My previous post introduced the concept of the value chain and value chain management. Today’s post presents different types of value chains. It again draws heavily from the paper Characterizing the Determinants of Successful Value Chains, by the Value Chain Management Centre of the George Morris Centre for the Canadian Agri-Food Policy Institute (February 2012).
Value Chain or Supply Chain?
Some scholars have focused on differentiating or comparing value chains and “supply chains,” a commonly used term that has various possible definitions. Gooch dismisses this debate altogether stating that
“a straightforward simplistic analogy is misleading.”
According to Gooch, every business belongs to a chain. Citing other literature, he states that
the way a business operates in relation to its customers and suppliers determines the commercial opportunities and challenges to which a business is exposed (p. 8).
Types of Value Chains
Four types of value chains are identified in the literature, though the first is not the model that Gooch sees as desirable:
- Fragmented. Traditional model, with most business conducted as a series of short-term, one-off transactions. Price, volume, and quality are commonly paramount to business dealings. Businesses have adversarial and distrusting relationships. Limited ability to adapt well to changing market demands.
- Cooperative. Firms have a mutual understanding of benefits of cooperation over the medium term at an operational level. May develop into a more strategically aligned approach, where the partners can utilize one another’s capabilities for commercial advantage. Often depends on presence of a “champion” to introduce cooperation.
- Coordinated. Firms sharing complementary attitudes, cultures, and leadership styles choose to coordinate their business arrangements over a short to medium timeframe. Over time, benefits of conducting medium-term business deals with chosen suppliers and buyers are realized, leading to increased levels of commitment and VCM.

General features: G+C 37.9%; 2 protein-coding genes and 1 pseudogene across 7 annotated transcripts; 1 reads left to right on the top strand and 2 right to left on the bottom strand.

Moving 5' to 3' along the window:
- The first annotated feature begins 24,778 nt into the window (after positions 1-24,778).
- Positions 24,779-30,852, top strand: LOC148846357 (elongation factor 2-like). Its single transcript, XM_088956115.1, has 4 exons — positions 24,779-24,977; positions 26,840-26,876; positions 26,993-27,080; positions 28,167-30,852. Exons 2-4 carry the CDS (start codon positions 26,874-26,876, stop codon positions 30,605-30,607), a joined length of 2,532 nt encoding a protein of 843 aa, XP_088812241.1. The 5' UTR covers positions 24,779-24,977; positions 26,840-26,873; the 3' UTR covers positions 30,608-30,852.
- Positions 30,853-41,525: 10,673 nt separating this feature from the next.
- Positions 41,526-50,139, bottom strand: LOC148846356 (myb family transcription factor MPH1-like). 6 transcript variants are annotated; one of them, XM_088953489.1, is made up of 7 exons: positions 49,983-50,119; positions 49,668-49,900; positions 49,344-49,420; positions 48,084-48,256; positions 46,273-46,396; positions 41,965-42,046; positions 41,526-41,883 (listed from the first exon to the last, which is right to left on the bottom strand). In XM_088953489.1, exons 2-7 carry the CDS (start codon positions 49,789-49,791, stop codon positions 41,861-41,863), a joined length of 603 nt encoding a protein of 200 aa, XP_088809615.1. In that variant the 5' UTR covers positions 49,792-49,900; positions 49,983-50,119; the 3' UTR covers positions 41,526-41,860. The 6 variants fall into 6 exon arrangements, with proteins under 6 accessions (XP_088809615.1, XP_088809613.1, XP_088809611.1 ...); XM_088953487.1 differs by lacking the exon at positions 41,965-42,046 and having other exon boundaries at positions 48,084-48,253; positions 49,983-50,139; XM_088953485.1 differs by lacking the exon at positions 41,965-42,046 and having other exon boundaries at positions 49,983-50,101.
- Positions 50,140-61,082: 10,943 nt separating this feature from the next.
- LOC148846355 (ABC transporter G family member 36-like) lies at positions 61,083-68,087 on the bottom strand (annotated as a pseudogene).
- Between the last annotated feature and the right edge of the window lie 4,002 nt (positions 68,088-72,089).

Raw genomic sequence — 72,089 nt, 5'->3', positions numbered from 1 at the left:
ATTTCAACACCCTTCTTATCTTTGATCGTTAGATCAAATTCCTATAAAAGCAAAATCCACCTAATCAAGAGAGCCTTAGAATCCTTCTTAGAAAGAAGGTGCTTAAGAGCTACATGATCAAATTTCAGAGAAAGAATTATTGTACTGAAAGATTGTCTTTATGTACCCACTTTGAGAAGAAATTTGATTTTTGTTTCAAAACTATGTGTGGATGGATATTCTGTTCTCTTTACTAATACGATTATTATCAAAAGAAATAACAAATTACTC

- Collaborative. Firms have longer-term strategic arrangements that involve collaboratively sharing resources and/or investing in the capabilities required to achieve mutually beneficial outcomes. This model can produce greater rewards than the other models, but it also generates increased risks.
The paper Characterizing the Determinants of Successful Value Chains effectively highlights many of the distinctions between the four types of chain structures in a detailed table, a portion of which is presented below.
Table 1: Four Primary Chain Structures: A Few Comparators
|Each members’ strategic orientation||Self interest||Self interest, mutual benefit||Mixed interest, self benefit||Mutual interest, mutual benefit|
|Extent to which value chains’ and businesses’ strategies are aligned||Not unless accidental||To a limited degree||Closely, regularly evaluated in relation to specific goals||Extensive, regularly monitored in relation to specific goals|
|Most important benefit||Traditional business model, no new skills required||Provides opportunity to learn/adapt with little risk||Enables cost reductions and revenue gain||Enables co-innovation, unique strengths|
|Existence of a chain champion||No||Perhaps, most often not||Usually clearly defined||Defined and articulated|
|Presence of trust and commitment||Little existence of either||Limited existence of either||Considerable existence of both||Extensive existence of both|
|Primary method of mitigating risk||Short-term focus, seek to pass risk onto third parties||Limit catastrophic risk through using preferred suppliers||Medium-term focus, try to ensure correct accountability||Long-term focus; regularly monitor, ensure accountability|
|Number of customers and suppliers||Many customers, moderate importance; many suppliers||Many customers, range in importance; many suppliers||Fewer customers, range in importance; fewer suppliers||A few important customers; often few suppliers|
The above are typologies developed after review of academic literature and empirical studies. They may not neatly describe every real business, though examples of real businesses are presented in the paper. Rather, as Gooch notes,
“the typologies provide a useful method of assessing and comparing the relative nature, benefits and challenges associated with each approach.” (p. 8)
As we REAP researchers begin interviews with immigrant entrepreneurs in agri-food, we are curious to see how the notion of value chain can be applied to the various business models that are successfully operating across Ontario.
- What are some advantages and disadvantages of each chain structure?
- Do you know of a value chain that would make a good case study for REAPontario? If so, let us know!
Sarah Wayland, Principal Investigator